Can you negotiate down large medical bills (ambulance rides)?

So did you have to pay the full or was part of it covered by basic health insurance?

You might want to consider getting a supplementary insurance to cover this. It is really quite cheap.

So I don’t know yet if the insurance will pay any of it. They’re still thinking about it.

It’s either:

  • an accident => 100% of the bill paid, no deductible and no copay
  • medically necessary => some of it paid, typically 50% up to 500.- unless you have supplementary insurance
  • medically unnecessary => they pay none of it

My problem is that:

  • I’m not a doctor, I have no idea if it’s medically necessary (short of the very obvious, like a bruise or a very minor every day injury)
  • The definition for “accident” is very complicated and it can take a lot of arguing to decide whether something is an accident (“sudden and external” is the definition… good luck with that)
  • Having to try and decide all this in the heat of the moment while injured is really not something anyone should be expected to do, yet here we are
  • The price in some cantons is fixed (some in Romandie, the result is that a ride costs more like 200–500.- and yet everything works fine) and unregulated in others (where you get 1000.- or 1500.- for a short ride)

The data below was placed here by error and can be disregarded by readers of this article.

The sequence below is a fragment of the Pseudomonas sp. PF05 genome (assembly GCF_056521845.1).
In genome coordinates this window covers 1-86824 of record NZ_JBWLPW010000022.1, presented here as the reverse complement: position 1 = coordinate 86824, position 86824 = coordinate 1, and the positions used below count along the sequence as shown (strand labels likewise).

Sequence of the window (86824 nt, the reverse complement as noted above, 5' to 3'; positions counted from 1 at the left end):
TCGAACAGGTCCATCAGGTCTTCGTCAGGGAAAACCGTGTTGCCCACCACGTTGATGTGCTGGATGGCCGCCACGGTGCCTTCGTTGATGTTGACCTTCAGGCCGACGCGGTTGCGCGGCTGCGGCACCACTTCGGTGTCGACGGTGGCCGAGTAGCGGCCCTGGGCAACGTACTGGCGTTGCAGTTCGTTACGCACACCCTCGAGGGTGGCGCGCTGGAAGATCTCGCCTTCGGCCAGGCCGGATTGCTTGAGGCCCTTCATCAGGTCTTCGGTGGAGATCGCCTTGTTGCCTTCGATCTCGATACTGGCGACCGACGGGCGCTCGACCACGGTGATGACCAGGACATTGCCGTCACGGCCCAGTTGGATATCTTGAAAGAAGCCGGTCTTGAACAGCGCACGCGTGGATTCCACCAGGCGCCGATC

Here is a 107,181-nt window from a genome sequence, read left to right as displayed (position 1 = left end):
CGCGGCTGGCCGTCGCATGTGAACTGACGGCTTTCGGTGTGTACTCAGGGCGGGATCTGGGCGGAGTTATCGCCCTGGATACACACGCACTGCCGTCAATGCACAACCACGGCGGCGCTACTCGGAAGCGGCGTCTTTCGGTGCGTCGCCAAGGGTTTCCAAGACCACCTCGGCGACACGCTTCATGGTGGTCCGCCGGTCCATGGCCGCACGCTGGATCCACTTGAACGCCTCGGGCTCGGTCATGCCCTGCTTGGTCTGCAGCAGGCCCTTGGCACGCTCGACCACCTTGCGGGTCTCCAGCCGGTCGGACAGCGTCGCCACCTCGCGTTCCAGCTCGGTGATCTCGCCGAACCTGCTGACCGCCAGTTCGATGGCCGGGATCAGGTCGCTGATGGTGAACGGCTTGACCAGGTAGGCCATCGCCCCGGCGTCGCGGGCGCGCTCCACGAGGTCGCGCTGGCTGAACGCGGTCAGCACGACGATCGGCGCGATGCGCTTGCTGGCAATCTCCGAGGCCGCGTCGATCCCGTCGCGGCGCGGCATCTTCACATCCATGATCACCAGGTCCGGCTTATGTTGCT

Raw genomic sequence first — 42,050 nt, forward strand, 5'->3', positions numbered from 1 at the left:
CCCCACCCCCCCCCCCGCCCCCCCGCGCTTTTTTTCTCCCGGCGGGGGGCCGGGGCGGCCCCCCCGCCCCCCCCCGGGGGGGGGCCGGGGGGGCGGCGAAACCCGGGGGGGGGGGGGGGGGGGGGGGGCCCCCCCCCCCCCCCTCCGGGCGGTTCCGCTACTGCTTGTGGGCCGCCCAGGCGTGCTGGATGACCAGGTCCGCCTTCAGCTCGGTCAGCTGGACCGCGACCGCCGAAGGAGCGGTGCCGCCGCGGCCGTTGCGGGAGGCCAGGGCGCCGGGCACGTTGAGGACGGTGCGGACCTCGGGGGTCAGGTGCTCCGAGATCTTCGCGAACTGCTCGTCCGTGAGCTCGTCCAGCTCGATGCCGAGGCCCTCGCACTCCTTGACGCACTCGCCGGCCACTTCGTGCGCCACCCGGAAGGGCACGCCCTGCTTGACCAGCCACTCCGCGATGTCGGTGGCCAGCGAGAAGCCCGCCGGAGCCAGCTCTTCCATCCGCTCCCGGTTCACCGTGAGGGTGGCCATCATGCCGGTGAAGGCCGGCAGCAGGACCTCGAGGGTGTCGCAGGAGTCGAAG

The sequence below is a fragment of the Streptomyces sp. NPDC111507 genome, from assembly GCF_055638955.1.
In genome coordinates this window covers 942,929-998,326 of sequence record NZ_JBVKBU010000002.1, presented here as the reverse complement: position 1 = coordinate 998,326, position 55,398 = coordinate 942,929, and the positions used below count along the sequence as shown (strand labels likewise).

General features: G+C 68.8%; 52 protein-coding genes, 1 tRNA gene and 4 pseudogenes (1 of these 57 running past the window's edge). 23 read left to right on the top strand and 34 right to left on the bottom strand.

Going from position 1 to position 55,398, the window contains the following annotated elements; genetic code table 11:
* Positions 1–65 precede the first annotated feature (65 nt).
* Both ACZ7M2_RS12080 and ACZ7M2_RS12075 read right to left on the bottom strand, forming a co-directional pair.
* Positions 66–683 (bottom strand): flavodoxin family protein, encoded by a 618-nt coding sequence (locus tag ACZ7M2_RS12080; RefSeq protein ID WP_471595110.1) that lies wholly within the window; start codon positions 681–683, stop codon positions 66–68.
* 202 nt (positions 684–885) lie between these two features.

• Insurance in general is extremely opaque: it’s hard to tell if (and how much) many things are going to cost you and whether they’ll be reimbursed or not.
  • Switzerland is expensive, yes but why is it so hard to obtain generic medicines that cost 5x or sometimes even 10x less than their branded version for instance?
  • Or why are medicine (any medicine) so much cheaper anywhere outside of Switzerland? These things aren’t made here, they’re imported and thus don’t cost 3x or 5x as much to make, yet we pay through the nose for them compared to the rest of the EU.
  • Some doctors (mostly psychiatrists) flat out refuse to take insurance even if insurance would otherwise cover it because it’s way too much hassle dealing with the paperwork, the billing codes, the issues… How is that efficient and effective at all?
  • It feels like the insurance system here mostly benefits insurance companies rather than the general population.

I personally think all this is the result of making health insurance mandatory (which is a good thing) but leaving up to private insurers to influence the laws and charge whatever they want.

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If you were bleeding - it’s obviously at least point 2 from your list.